Spirits are high as Bent Paddle and Vikre Distillery release a whiskey five years in the making

Left to right: Karen Tonnis, Bryon Tonnis, Collin Mullen, Emily Vikre and Joel Vikre answer questions at Vikre Distillery during the release party for “Bent Paddle Black Malt Whiskey.”

What started out with a dinner invitation soon flourished into one of the most welcomed collaborations of the Duluth libation market.

Bent Paddle Brewing Co. and Vikre Distillery have partnered since the distillery’s humble beginnings in 2014, but the August release of “Bent Paddle Black Malt Whiskey,” a spirit five years in the making, shows how fortified their partnership has become.

Bent Paddle Brewing Co. is the award-winning, 30-barrel production craft brewery located on 1832 W. Michigan St. in Duluth. Foundedin 2013 by two married couples, Collin and Laura Mullen and Karen and Bryon Tonnis, the brewery has experienced steady sales growth and supra-regional success since its launch.  Earlier this year, the brewers celebrated the grand opening of its brand new taproom in Duluth’s emerging Lincoln Park Craft District.

Vikre Distillery is the producer and distributer of gin, vodka, aquavit and whiskey. Founded in 2014 by Emily and Joel Vikre, the distillery and cocktail room is just steps away from Duluth's Aerial Lift Bridge on South Lake Avenue.

So how did the two companies end up blending their craftsmanship? Turns out it started when the Vikres invited the couples over for one resourceful and originative dinner. All three hit it off.

“We all relocated back to town around the same time, starting businesses, and we all either had a baby or were going to have a baby,” remembers Emily.

One needs to know further that the art of distilling requires both fermentation and distillation. Whiskey distillers start by fermenting grains (just like beer brewers) to release sugars that yeast will eventually convert into alcohol.

“You have something that’s often called a distillers beer but it doesn’t have hops in it. It’s fermented very fast and hot and dirty to get higher ethanol levels,” Emily explained. “When we first moved forward with our plans for the distillery, we decided it would be easier to raise the money just for the distillation fees and partner with a local brewery for the fermentation fees – for the first couple of years at least.”

Reaching out to the Bent Paddle brewers turned out to be a perfect fit. The entrepreneurs seem to have such a special bond; they even finish each other’s sentences: “We made you a bunch of ethanol,” said Collin. “And we distilled it” continued Emily.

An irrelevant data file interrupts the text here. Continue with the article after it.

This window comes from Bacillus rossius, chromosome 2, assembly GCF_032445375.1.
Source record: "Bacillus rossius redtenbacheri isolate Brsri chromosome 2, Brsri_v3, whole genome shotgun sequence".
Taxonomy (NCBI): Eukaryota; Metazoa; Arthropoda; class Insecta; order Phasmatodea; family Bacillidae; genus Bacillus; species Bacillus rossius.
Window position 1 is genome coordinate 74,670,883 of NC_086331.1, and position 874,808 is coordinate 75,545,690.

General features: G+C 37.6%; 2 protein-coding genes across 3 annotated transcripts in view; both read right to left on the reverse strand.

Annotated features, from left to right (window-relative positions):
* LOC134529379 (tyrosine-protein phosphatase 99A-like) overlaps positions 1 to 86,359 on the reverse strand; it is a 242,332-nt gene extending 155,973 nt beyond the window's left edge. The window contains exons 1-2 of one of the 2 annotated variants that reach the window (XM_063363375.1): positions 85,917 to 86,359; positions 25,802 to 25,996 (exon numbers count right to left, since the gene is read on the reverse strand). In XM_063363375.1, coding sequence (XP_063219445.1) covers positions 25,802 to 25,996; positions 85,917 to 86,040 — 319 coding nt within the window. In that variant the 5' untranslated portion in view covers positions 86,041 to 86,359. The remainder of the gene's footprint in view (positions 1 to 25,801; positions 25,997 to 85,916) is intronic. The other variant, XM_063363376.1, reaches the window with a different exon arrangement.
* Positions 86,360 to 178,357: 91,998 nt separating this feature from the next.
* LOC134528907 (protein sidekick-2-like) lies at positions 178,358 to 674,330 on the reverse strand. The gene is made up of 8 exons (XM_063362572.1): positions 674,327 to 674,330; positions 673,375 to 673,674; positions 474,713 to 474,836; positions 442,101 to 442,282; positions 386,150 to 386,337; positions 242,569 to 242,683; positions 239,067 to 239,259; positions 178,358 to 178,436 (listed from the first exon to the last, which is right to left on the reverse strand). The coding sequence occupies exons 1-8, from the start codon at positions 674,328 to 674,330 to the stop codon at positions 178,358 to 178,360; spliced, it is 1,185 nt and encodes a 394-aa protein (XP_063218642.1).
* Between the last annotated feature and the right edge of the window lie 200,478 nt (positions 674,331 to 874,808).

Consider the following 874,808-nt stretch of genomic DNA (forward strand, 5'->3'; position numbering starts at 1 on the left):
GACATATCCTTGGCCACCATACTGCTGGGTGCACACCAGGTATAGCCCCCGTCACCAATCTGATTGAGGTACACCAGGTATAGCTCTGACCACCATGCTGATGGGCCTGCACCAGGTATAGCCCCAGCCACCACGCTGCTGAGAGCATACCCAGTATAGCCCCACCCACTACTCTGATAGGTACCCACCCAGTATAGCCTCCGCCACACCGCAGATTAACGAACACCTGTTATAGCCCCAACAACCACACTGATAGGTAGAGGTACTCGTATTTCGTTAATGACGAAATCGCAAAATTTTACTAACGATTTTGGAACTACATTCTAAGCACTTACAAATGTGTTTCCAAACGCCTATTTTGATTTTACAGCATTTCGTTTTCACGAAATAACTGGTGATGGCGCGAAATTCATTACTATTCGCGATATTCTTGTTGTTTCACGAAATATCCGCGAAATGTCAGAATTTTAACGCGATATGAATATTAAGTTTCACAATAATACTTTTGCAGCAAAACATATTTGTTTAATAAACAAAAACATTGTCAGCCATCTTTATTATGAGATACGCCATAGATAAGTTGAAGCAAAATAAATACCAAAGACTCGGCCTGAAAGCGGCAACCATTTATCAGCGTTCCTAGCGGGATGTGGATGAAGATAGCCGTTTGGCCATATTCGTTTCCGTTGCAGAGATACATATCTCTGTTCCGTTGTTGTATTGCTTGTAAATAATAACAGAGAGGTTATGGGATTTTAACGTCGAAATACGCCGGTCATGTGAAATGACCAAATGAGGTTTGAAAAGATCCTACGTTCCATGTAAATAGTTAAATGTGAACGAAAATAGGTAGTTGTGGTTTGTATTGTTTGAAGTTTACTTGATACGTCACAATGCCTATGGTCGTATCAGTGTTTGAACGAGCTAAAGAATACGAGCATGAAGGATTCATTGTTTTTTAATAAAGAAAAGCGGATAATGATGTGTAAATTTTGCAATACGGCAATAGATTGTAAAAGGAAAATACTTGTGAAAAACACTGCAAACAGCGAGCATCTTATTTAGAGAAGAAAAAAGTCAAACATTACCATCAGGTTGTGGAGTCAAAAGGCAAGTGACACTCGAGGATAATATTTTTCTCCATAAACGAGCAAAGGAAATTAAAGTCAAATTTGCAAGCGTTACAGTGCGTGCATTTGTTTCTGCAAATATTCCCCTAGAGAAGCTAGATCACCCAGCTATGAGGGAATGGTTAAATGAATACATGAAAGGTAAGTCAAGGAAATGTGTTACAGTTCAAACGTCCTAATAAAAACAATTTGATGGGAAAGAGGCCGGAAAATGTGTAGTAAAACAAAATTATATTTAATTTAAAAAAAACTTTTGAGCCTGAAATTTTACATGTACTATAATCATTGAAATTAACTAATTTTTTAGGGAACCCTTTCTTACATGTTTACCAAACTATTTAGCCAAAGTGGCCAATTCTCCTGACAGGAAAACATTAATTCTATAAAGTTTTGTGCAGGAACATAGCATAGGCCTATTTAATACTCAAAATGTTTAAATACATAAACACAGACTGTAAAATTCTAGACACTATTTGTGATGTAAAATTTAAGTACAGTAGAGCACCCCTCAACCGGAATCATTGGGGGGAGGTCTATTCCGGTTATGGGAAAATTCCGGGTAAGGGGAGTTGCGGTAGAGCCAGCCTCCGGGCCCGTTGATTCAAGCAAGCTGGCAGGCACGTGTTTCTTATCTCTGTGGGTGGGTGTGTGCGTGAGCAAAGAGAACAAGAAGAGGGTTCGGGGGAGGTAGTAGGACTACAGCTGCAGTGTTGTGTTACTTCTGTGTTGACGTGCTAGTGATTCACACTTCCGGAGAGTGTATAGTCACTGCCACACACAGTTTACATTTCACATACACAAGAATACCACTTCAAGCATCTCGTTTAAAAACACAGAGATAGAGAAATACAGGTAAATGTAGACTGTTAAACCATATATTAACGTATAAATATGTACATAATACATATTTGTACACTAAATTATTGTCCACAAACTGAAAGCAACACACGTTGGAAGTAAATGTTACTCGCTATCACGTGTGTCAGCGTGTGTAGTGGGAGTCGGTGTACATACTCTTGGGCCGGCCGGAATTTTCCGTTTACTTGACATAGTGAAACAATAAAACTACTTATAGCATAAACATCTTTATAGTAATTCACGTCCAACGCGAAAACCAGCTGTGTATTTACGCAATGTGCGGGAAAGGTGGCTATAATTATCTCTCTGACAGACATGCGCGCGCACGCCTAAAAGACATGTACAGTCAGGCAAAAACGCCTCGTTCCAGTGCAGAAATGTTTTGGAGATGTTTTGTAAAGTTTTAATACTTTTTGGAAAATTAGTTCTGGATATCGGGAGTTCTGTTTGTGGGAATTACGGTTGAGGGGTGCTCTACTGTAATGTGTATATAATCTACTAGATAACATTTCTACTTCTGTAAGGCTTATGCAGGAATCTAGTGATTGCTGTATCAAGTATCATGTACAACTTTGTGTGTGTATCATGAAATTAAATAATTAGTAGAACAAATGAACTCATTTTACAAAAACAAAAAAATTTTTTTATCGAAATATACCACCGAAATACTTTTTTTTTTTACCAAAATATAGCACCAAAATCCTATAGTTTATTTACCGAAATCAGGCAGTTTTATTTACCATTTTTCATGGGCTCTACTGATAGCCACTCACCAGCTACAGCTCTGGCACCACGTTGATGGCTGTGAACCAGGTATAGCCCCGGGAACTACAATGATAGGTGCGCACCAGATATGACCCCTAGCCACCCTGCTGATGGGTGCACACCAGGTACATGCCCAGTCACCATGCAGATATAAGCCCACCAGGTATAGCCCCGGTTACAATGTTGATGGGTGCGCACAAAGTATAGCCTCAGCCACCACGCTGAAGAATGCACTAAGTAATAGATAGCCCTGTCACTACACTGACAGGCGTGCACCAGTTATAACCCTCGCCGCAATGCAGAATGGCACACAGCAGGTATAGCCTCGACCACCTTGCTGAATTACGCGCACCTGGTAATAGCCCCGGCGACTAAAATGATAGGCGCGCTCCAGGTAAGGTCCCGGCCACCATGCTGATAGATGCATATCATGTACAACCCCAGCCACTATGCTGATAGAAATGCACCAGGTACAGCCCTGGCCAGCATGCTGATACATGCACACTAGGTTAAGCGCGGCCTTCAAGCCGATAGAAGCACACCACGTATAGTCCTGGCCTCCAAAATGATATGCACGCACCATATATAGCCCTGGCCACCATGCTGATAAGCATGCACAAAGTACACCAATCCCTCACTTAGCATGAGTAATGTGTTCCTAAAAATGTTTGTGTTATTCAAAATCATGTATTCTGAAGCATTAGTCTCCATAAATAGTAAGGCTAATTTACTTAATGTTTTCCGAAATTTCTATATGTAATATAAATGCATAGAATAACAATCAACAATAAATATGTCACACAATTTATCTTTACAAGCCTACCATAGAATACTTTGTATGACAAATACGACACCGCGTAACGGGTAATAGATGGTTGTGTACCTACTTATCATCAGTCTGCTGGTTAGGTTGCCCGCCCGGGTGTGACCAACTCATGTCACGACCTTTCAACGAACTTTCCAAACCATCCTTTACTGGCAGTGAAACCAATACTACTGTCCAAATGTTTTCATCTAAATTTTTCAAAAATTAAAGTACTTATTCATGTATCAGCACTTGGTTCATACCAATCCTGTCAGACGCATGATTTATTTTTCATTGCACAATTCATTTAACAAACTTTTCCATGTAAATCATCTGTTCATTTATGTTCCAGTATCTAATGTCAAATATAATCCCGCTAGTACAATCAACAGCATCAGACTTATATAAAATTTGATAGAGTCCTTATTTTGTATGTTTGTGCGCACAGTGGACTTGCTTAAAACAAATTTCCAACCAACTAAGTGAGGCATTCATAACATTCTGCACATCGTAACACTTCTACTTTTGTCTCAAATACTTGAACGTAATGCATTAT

Until two years ago, Bent Paddle produced all of the original distiller’s beer used for Vikre’s gins, aquavits and whiskeys. And each company has functioned as a muse for the other. Bent Paddle produced beers influenced by the distillery’s botanical blends, and Vikre crafted whiskeys such as “Northern Courage Smokey Rye” and “Iron Range Single Malt” with inspiration drawn from the brewery’s special release beers.

For all six entrepreneurs, it seemed like a logical move to take their partnership to the next level and actually distill Bent Paddle beer.

For Colin in particular, the decision brought events full circle to that one promising dinner. 

“I remember when they had us over for the first time and we were drinking different types of whiskey. Joel was talking about how certain flavors can carry through distillation. We were talking about oats and the roast characteristics of malt. When the idea for this whiskey came up, it felt like this brings it back to when we first started discussing whether or not to partner. It sort of brought it home.”

Based on Bent Paddle’s black ale flagship brew, the makers say that the Bent Paddle Black Malt Whiskey has a burnt caramel nose with notes of Asian pear and Honey Nut Cheerios.

“I think one of the more defining characteristics that you taste is that the roasted barley does come through,” Byron said. “How does that happen? Our indication stopped at fermentation. Distillation is this wizardry that is so fascinating.”

Since the fermentation that leads to distiller’s beer differs from creating drinkable beer, crafting it didn’t come easy to the brewers.  

“Brewing the distiller’s beer went against everything we were taught as brewers to do, but worked out really well,” Collin, said.

Two years ago, Vikre brought its fermentation processes in house. When asked how they would serve the newly released whiskey, all revealed different preferences. 

Joel explained that if one drinks the spirit neat, one always tastes it at the same proof, but if one drinks it on the rocks, the way he prefers it, the beverage gets thinned just a bit, which brings out different flavors.  

Collin likes to dilute his drink with four drops of Lake Superior water, while Emily tends to drink hers “at barrel strength”.

Byron’s “depends on the day” answer is countered with his wife Karen’s “one ice cube” preference.

Bent Paddle Black Ale Whiskey is for sale at the brewery or the distillery.

While a partnership between distilleries and breweries seems a no-brainer, it is not as common as one might think. Vikre Distillery was the only maker of alcoholic spirits in the Duluth area when it opened its doors in 2014. It was joined by Copper Crow Distillery located on the Red Cliff Reservation about four miles north of Bayfield in 2016.

With the abundance of breweries in the region saturating the Arrowhead market, one can expect more distilleries to pop up in the future looking to serve parched patrons.